I fled the city for good and never looked back. I love the laid back lifestyle away from noise, shopping centers, and traffic.

  9. I am 61 and my wife is 55, I have lived in very rural areas previously and my wife and I are very much looking forward to it again. While my health isn’t what it once was, I feel I am still able, with the help of my wonderful wife, to do the things necessary to sustain that kind of lifestyle. I have no doubt that we will thrive once we get where we are going…

  10. Hello
    My family and I have been actively searching for some deep woods land to get away from it all. We already have goats chickens, etc just waiting on a” fair price” on the land we want so we jjust sit and wait for the right land for us!!

  11. I’m in a real bind. I woke up feeling hopeless until I read this. Maybe all is not lost for me. Thank you for sharing this.

  12. I like what this mentions about saving up a little bit before trying to buy property. I feel like I’m ready to buy a second property, even though I don’t have a lot of available capital. I’ll have to look into saving up enough to feel comfortable with a property purchase.

  13. My family and I just found a property we would like to get. It would be for our horses, so I’m not too worried about getting it surveyed. However, I could use some tips on getting the property. My funds are a bit low right now, but it’s going to sale soon. I think I might be able to try your fourth tip and get a delayed close.

  14. Black Buddha House,
    I am in process of about to purchase a little lot out no where in
    Colorado City and didn’t have no development static on the land. I
    can’t even built on it and agent were nice too sell it back to him
    and workout a deal with him and waived that other’s useful land. I
    am glad we good peoples can workout our differ over little mistake.

    Peoples beware of these con artist people’s out their and do your
    own research online and call or visit the local office county for
    piece of land or lots in your area or state. Also, go to this real
    site for update of property listing, taxes, lien on them….
    http://www.NACO.org…bless you all and take care

  15. We purchased our rural home on land a few years ago and we have been selectively harvesting trees in an effort to be eco friendly while at the same time providing spaces for gardens and outbuildings. It has been a lot of work as we are doing it ourselves with a chainsaw and a split ax. We let our children help stack the wood for winter so they can learn some work ethic. They have also been collecting small rocks to fill some holes in the driveway. We went for a drive through the city and my son saw some children sweeping grass cuttings from a sidewalk and he said, “I didn’t know that kids in the city work too!” We are happy with our new lifestyle and so far the people in town seem very friendly as do our neighbors. Anyone who wishes to go rural should definitely do so as the crime rate out here is virtually non existent. I haven’t felt the need to buy a membership at a fitness center as there is plenty of work outside to keep me in shape. We are in Central New York and so we do remember to check for ticks and shower when we come in. Happy hunting!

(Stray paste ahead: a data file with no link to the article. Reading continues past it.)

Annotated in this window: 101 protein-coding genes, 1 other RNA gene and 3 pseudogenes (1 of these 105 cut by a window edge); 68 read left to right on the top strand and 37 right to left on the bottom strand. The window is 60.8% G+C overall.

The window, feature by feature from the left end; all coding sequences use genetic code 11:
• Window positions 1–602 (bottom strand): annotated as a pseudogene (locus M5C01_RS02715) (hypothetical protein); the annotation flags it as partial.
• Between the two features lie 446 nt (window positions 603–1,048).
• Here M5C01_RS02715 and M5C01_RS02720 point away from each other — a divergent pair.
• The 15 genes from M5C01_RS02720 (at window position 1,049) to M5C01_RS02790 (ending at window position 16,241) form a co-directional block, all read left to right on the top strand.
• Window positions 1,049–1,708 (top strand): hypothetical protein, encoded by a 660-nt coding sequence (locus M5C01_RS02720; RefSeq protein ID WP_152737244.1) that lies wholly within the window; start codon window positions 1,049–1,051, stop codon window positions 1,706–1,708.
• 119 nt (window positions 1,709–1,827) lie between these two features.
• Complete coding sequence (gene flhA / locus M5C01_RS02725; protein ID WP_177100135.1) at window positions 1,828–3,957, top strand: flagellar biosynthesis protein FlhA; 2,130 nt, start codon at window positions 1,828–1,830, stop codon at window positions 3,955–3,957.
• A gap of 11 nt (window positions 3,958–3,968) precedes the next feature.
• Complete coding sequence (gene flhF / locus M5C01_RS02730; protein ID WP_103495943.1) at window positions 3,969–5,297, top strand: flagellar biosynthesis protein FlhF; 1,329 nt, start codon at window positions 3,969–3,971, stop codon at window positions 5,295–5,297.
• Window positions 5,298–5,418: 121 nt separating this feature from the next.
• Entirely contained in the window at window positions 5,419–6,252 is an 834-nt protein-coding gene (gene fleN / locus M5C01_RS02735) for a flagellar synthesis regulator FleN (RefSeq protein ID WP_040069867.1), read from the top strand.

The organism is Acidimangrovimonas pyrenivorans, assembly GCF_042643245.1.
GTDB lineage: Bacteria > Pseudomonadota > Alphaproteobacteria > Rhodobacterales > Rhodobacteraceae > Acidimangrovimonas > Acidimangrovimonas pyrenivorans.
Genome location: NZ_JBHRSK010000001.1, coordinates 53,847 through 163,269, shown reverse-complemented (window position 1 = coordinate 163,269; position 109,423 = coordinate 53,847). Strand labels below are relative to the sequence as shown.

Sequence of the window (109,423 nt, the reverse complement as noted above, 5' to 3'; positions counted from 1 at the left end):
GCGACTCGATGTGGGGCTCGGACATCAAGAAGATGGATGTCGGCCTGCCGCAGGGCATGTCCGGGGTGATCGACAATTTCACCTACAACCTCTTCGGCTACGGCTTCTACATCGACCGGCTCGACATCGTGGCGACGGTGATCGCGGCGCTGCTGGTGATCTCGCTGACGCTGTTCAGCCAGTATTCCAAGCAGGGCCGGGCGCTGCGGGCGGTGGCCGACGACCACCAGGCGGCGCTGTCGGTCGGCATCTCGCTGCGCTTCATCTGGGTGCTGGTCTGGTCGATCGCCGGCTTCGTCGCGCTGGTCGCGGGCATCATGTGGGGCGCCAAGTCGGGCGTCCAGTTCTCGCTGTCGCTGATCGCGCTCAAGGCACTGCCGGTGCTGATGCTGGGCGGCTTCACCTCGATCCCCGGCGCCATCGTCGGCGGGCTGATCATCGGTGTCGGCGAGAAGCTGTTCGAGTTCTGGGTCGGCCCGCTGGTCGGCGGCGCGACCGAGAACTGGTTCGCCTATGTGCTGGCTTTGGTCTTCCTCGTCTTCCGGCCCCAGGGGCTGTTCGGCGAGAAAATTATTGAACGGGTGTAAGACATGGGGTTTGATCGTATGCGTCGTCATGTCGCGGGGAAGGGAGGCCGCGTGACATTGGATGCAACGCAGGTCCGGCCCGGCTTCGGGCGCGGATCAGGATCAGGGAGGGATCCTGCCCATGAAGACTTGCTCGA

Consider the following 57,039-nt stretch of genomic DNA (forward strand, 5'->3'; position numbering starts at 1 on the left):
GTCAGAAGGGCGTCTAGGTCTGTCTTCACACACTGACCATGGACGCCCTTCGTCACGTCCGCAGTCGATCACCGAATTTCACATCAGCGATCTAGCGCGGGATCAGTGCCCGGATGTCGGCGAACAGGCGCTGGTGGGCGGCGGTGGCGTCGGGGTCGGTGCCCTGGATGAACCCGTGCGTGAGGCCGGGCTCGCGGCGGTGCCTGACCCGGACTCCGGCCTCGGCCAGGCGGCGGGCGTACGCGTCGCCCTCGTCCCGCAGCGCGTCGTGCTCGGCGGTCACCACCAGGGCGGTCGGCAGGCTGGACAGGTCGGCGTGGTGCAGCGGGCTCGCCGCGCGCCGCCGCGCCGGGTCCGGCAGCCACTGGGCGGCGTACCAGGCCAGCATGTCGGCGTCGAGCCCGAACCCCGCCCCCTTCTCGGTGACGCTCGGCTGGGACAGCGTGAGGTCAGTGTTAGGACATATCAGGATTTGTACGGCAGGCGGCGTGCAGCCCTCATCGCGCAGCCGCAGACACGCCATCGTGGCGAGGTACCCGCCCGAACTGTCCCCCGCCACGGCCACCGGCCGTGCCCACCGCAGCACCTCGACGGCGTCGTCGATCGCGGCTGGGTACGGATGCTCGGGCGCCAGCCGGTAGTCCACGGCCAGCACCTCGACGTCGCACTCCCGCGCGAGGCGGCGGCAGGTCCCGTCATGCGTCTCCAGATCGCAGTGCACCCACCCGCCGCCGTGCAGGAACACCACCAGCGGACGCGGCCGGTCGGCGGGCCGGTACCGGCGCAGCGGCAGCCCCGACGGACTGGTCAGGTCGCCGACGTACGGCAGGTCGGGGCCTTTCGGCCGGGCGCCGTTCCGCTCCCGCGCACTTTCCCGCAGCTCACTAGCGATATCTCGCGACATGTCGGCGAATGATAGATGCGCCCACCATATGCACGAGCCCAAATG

16. I like your comment to ask for unlimited access to the property before closing. I’m sure that if you’re planning to buy vacant land this would be a great opportunity to let a land surveyor check out your potential purchase for you. I’m sure most landowners wouldn’t mind either, since it would be difficult for you to damage an empty piece of land.

  17. It really helped when you talked about the importance of reviewing any contract when buying a house. I can see that doing this can help you make sure all the points are in order and that you agree with all the term involved in the purchase. Personally, I would want to make sure I find a real estate agent that is on my side in order to get the best deal I can and avoid having to do the paperwork myself since I have no patience for it.

  18. Hello dear souls, I have many lots for sell on the Southern Oregon Coast that include a shipping container home, 7 years supply of food; rice, beans, wheat, corn and a water supply with optional electricity. This all costs money. Gaye’s article suggests that 500 is a good amount for to entice sellers to lock up their property for months. I can say that each lot I get ready to sell cost me about 10,000. There is no way I will look at someone offering only 500 as an earnest money deposit. I carry the financing on each lot and offer good terms with a 15k down payment. I don’t use real estate agents as they want 10 % commission on land that does not fit into the Fannie May/Freddie Mac guidelines. But any property that does will cost much more… (a shipping container home does not fit). In addition, no seller should allow unlimited access to property for 500. Far too many people use the Landlord/tenant laws to lock up the property for months. The eviction costs are several thousand. I have actually been told that I don’t own the land even though I pay the taxes on it, but instead it is owned by mother earth and it belongs to us all. I have compassion for this view and believe we all have a duty to protect this earth but I have spent hundreds of thousands of dollars purchasing the land, improving it and paying the taxes. Where were my friends of the earth then? My point in all of this is that 500 is not a reasonable enticement. Best wishes to all my fellow pilgrims on this spinning ball we call earth……or flat plain for those of the flat earth society.